• Paolo Jul 6, 2011 @ 15:04

      Thanks, this works great for me!

  • like how? Aug 7, 2009 @ 20:29

    me@mybox:/$ sudo umount /dev/hdb2
    umount: /home: device is busy.
    me@mybox:/$ echo ‘unwoot’

  • Axel Werner Sep 1, 2009 @ 13:16

    Will performing a “shutdown -rF now” or a “touch /forcefsck ” at a specific date and time once a week prevent the “automatic fsck” that is forced by the ext2/ext3 partition parameters ?? (can be set by tune2fs ) – i mean.. will it “reset” the timeouts/deadlines if doing a force fsck manualy once a week so there will be no “surprise” when trying to reboot my server if needed ?? any positive experience on that?

  • itpatil Dec 11, 2009 @ 10:11

    Hey, thanks for the information. Appreciate it.

  • David Nuttall Feb 8, 2010 @ 18:21

    Running fsck, by whatever means, will cause the mount counter to be reset to 0. Well, so long as it completes successfully. If fsck dies for some reason (like trying to run on a mounted or read-only file system, oops) then the counter is not reset.

    As for running on fsck on the partition mounted on /home, that should automagically mount, and will be checked at that time; just do (no quotes) “sudo touch /home/forcefsck” if mounted and if not mounted, you can run it directly, if you can log in, that is. Get to root and just run it one the device: “sudo fsck /dev/sda6” or whatever device it is.

  • Light Feb 24, 2010 @ 7:43

    Hi ,
    I am going to check your tip hoping that ,this will work on My Ubuntu Karmic System with Ext4 File System.

  • Light Feb 24, 2010 @ 7:47

    And Yes ,it Worked with Ext4 FS.Thanks for the Tip!

  • Juraj Jul 6, 2010 @ 18:14

    I used “touch /forcefsck” which forced the system to check after reboot…fine
    but on the subsequent boots still forces to check. I looked in root dir for the forcefsck file but it is not there….what then makes the system force to check? :(

  • xe Mar 15, 2011 @ 15:44

    How to specify some fsck cli params in this case?

  • Aj Apr 10, 2011 @ 8:01

    as root, do the following

    # (mount partition as read only – allows fsck to work)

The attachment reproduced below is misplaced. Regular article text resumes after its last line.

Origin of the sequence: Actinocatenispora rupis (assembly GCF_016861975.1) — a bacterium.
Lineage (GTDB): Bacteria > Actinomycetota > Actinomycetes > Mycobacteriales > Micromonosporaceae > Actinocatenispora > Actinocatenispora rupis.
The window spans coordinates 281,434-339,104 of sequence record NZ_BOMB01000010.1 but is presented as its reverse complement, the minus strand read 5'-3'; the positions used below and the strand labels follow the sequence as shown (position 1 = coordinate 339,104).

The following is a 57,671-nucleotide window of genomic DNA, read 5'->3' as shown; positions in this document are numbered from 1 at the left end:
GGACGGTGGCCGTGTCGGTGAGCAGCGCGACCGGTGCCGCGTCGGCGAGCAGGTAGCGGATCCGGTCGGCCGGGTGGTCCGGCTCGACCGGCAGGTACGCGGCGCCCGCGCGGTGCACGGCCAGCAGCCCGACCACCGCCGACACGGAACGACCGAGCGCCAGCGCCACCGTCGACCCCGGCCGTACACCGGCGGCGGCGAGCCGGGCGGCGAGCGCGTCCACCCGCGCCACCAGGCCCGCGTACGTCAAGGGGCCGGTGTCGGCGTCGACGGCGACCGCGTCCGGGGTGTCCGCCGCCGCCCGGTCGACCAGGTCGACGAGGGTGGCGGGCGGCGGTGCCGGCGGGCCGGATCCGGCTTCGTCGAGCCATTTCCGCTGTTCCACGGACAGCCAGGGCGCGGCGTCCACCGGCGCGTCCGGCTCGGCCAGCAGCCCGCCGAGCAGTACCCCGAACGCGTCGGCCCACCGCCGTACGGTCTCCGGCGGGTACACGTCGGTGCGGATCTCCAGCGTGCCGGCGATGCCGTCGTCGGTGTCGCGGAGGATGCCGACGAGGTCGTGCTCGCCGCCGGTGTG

mount -oremount,ro /

    e2fsck /dev/sda1

    where / is the path to device you want to fsck, and sda1 is the device name (could be hda1, hda2, sdb3 etc)

    then when done, do

    mount -oremount,rw /

    (here it will give you a number which is current run level, note it (debian is N 2)


    telinit 1; telinit 2

    (where 2 is the number given to you in first telinit line)

    This b

  • Jörgen Persson Jul 4, 2012 @ 19:56

    Don’t forget to put a ‘y’ in the forcefsck file if you want to scan a remote drive. If not the check will be stuck while waiting for you to answer ‘y’, but you won’t be able to see that question…

    sudo -i
    touch /forcefsck
    echo y > forcefsck
  • Pascal Sep 22, 2012 @ 7:56

    On Fedora 17 the -F option is not available for command shutdown.

  • Manazar Oct 14, 2012 @ 3:50

    can we do this on specific filesystem ?
    Note : updated fstab fields as 0 2 ,still server skip fsck on …..

  • Neutron68 Nov 13, 2012 @ 1:49

    I followed the directions and it worked for my Mythbuntu system…on EVERY reboot.
    I found I had to remove the /forcefsck file from my hard drive, when I wanted the disk checks at reboot to stop.
    BUT, I could not see the /forcefsck file in the / directory until I did an “ls -a”

    Best wishes!

  • Eduardo Nunes Dec 3, 2012 @ 23:28

    You could also use tune2fs and set the filesystem mount count to something higher than the limit which triggers the filesystem check. This is very useful to check other filesystems besides the root /

    # tune2fs -l /dev/sda1
    and you can see on the output:
    Mount count: 3
    Maximum mount count: 38

    so you have to place the Mount count higher than 38 with the following command:
    # tune2fs -C 39 /dev/sda1

    check the value changed with tune2fs -l and then reboot!

    On my servers I like to set the filesystem Maximum mount count to 1, because when the server ever gets shutdown some shit did happen! So we must check everything!!

  • Jim Jun 21, 2013 @ 21:21

    Use “sudo chattr +i /forcefsck” without the quotes if you want to perform a filesystem check every time the Raspberry PI boots, I do just to check for problems with the SD card. The +i makes the file forcefsck immutable so it doesn’t get removed even after a reboot. I found the file disappeared after every reboot but this fixed that problem.
    Hope this stops someone else wondering where the file goes and how stop it happening.

  • Patrick Oct 9, 2013 @ 22:47

    Is there a way of setting this up to automatically repair any issues that it finds? Also, in the comment about adding a “y” to the file to scan remote drives, does that mean networked drives (located on another computer) or does it mean other drives in the same computer?

    I have two internal hard drives, and four USB (External) drives attached to a server, and I want (need?) to fsck at least one or two of the external drives–but I want to do all of the drives.

  • Balaji P Jan 27, 2014 @ 18:50

    In our environment some of the servers Filesystem automatically mount in readonly mode on the fly, we fixed it by running forefsck at reboot. may i know what will cause this kind of issue??

  • matt Nov 22, 2017 @ 12:52

    this is really overly simplistic. How do I force fsck on all my drives? This is only about the boot drive.

Leave a Reply

Your email address will not be published.

Use HTML <pre>...</pre> for code samples. Still have questions? Post it on our forum